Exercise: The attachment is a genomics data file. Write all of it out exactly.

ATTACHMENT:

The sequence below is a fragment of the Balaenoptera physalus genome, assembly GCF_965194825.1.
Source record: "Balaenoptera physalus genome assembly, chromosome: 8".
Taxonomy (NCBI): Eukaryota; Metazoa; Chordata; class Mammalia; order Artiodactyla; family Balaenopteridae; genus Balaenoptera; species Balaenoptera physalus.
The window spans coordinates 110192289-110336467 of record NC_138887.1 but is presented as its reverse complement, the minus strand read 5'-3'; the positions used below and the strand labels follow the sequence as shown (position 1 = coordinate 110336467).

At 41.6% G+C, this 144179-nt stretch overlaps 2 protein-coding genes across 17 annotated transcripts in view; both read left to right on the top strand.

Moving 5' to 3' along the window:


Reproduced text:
The sequence below is a fragment of the Balaenoptera physalus genome, assembly GCF_965194825.1.
Source record: "Balaenoptera physalus genome assembly, chromosome: 8".
Taxonomy (NCBI): Eukaryota; Metazoa; Chordata; class Mammalia; order Artiodactyla; family Balaenopteridae; genus Balaenoptera; species Balaenoptera physalus.
The window spans coordinates 110192289-110336467 of record NC_138887.1 but is presented as its reverse complement, the minus strand read 5'-3'; the positions used below and the strand labels follow the sequence as shown (position 1 = coordinate 110336467).

At 41.6% G+C, this 144179-nt stretch overlaps 2 protein-coding genes across 17 annotated transcripts in view; both read left to right on the top strand.

Moving 5' to 3' along the window: